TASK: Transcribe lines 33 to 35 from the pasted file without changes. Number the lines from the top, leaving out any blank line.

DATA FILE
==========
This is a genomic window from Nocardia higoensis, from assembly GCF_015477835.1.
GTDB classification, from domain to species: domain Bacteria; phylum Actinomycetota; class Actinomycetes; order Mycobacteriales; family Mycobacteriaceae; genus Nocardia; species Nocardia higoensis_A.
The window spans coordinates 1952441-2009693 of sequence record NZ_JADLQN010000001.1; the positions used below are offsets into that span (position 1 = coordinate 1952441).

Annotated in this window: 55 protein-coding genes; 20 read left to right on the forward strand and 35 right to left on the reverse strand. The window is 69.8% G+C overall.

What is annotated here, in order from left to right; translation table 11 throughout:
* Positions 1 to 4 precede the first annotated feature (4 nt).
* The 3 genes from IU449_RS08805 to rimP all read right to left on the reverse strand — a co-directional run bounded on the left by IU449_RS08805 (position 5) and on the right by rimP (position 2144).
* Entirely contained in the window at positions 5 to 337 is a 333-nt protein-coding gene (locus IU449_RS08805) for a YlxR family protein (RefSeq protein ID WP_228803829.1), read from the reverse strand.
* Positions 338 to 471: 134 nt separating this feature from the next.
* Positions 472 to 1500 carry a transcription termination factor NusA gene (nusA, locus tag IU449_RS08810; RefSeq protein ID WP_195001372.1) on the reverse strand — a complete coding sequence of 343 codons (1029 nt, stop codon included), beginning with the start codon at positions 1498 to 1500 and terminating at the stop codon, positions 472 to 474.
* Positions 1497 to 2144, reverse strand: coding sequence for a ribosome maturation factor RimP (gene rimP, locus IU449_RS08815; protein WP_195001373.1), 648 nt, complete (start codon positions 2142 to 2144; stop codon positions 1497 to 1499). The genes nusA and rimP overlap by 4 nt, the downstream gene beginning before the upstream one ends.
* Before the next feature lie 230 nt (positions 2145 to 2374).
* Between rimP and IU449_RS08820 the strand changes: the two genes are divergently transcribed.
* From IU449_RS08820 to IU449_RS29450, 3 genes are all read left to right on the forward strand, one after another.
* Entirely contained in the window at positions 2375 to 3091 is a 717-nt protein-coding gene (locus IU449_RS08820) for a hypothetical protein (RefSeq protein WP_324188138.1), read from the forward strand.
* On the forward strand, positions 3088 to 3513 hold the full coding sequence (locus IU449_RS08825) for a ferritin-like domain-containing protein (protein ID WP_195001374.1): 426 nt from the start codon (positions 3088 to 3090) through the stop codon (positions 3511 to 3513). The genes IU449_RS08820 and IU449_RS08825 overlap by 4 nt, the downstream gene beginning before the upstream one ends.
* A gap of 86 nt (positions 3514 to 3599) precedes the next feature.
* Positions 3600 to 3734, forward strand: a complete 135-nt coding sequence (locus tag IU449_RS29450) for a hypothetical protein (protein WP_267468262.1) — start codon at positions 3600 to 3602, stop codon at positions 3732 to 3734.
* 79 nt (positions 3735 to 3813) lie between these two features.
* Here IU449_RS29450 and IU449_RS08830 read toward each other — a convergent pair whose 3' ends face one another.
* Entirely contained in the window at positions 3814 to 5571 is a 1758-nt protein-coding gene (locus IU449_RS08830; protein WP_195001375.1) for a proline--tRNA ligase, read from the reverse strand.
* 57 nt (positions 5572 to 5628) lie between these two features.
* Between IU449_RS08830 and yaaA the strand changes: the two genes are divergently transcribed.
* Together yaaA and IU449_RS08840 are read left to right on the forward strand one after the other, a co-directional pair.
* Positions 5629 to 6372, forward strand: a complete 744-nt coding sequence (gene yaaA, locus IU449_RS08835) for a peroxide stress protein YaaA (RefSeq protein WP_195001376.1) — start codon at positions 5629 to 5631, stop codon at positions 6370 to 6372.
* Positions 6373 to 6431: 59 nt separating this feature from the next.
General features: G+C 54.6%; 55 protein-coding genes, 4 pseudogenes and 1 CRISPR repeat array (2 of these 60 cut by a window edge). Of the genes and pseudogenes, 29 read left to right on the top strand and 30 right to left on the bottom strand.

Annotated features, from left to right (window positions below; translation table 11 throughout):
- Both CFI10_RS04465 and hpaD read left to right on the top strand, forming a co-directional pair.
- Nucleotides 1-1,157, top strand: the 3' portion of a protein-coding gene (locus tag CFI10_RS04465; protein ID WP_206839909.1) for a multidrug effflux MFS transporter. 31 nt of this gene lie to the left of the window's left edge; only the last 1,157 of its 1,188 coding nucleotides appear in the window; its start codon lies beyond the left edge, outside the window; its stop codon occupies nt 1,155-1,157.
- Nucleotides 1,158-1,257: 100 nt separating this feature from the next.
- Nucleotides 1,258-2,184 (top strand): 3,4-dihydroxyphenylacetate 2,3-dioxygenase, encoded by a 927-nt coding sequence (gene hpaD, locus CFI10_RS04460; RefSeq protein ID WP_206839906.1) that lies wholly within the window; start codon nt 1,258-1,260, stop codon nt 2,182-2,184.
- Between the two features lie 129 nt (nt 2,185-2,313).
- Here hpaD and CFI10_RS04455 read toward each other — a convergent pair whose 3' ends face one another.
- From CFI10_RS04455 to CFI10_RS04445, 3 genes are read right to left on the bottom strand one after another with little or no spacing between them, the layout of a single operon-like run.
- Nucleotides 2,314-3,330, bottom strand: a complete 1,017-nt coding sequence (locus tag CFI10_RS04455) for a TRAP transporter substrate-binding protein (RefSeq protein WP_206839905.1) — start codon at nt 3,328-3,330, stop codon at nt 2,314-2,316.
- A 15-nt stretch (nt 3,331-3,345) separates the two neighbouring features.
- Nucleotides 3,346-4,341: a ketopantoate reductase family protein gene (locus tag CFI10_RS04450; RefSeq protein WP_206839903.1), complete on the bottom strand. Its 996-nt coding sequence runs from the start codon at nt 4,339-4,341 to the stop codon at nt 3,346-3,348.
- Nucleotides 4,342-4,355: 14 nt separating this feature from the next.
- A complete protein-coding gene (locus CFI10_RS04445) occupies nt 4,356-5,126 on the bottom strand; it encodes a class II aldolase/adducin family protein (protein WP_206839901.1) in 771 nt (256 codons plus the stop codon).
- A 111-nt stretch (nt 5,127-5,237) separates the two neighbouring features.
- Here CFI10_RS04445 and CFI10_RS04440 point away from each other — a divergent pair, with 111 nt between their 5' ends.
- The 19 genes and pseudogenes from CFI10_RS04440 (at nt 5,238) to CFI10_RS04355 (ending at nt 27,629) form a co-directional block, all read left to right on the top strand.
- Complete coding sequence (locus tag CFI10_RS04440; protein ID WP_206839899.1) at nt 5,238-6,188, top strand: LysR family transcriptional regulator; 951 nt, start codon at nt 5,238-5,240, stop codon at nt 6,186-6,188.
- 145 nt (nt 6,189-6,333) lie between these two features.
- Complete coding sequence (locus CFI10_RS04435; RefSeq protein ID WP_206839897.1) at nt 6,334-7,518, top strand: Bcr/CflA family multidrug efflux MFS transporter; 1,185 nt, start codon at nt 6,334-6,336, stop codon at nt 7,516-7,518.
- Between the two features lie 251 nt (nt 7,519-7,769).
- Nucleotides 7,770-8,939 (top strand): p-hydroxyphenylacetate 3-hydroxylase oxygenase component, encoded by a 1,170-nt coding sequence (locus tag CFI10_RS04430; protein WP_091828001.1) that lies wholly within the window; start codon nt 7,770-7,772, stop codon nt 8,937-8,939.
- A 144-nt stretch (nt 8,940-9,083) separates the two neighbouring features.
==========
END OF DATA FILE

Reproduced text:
- Between the two features lie 129 nt (nt 2,185-2,313).
- Here hpaD and CFI10_RS04455 read toward each other — a convergent pair whose 3' ends face one another.
- From CFI10_RS04455 to CFI10_RS04445, 3 genes are read right to left on the bottom strand one after another with little or no spacing between them, the layout of a single operon-like run.